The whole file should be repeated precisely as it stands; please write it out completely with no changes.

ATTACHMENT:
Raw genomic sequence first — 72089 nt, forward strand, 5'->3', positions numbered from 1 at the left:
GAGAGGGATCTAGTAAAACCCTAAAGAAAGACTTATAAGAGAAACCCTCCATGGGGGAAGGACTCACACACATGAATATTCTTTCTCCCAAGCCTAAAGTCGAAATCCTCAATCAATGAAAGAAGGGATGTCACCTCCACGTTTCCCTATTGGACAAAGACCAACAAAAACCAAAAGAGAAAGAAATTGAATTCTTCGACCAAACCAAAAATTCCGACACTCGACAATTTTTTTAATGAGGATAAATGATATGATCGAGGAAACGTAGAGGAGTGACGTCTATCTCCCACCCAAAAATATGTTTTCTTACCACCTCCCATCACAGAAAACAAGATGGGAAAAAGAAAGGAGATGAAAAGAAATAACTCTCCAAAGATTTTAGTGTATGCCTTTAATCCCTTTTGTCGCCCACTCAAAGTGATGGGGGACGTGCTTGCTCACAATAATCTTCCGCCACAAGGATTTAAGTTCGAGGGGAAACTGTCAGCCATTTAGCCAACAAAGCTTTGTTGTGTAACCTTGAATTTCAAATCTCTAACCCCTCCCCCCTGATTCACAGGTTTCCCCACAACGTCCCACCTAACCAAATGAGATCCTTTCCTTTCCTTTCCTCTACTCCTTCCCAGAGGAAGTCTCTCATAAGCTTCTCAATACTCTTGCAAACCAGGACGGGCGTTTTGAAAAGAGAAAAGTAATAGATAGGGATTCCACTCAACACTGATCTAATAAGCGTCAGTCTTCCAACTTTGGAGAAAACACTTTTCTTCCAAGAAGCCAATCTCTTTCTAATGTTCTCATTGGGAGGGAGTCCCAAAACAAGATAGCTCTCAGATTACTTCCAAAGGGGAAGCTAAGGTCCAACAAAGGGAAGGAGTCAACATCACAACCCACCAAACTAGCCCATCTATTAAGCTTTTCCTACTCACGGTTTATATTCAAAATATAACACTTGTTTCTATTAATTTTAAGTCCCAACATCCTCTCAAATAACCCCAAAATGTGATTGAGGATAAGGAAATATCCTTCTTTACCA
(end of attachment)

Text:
Raw genomic sequence first — 72089 nt, forward strand, 5'->3', positions numbered from 1 at the left:
GAGAGGGATCTAGTAAAACCCTAAAGAAAGACTTATAAGAGAAACCCTCCATGGGGGAAGGACTCACACACATGAATATTCTTTCTCCCAAGCCTAAAGTCGAAATCCTCAATCAATGAAAGAAGGGATGTCACCTCCACGTTTCCCTATTGGACAAAGACCAACAAAAACCAAAAGAGAAAGAAATTGAATTCTTCGACCAAACCAAAAATTCCGACACTCGACAATTTTTTTAATGAGGATAAATGATATGATCGAGGAAACGTAGAGGAGTGACGTCTATCTCCCACCCAAAAATATGTTTTCTTACCACCTCCCATCACAGAAAACAAGATGGGAAAAAGAAAGGAGATGAAAAGAAATAACTCTCCAAAGATTTTAGTGTATGCCTTTAATCCCTTTTGTCGCCCACTCAAAGTGATGGGGGACGTGCTTGCTCACAATAATCTTCCGCCACAAGGATTTAAGTTCGAGGGGAAACTGTCAGCCATTTAGCCAACAAAGCTTTGTTGTGTAACCTTGAATTTCAAATCTCTAACCCCTCCCCCCTGATTCACAGGTTTCCCCACAACGTCCCACCTAACCAAATGAGATCCTTTCCTTTCCTTTCCTCTACTCCTTCCCAGAGGAAGTCTCTCATAAGCTTCTCAATACTCTTGCAAACCAGGACGGGCGTTTTGAAAAGAGAAAAGTAATAGATAGGGATTCCACTCAACACTGATCTAATAAGCGTCAGTCTTCCAACTTTGGAGAAAACACTTTTCTTCCAAGAAGCCAATCTCTTTCTAATGTTCTCATTGGGAGGGAGTCCCAAAACAAGATAGCTCTCAGATTACTTCCAAAGGGGAAGCTAAGGTCCAACAAAGGGAAGGAGTCAACATCACAACCCACCAAACTAGCCCATCTATTAAGCTTTTCCTACTCACGGTTTATATTCAAAATATAACACTTGTTTCTATTAATTTTAAGTCCCAACATCCTCTCAAATAACCCCAAAATGTGATTGAGGATAAGGAAATATCCTTCTTTACCA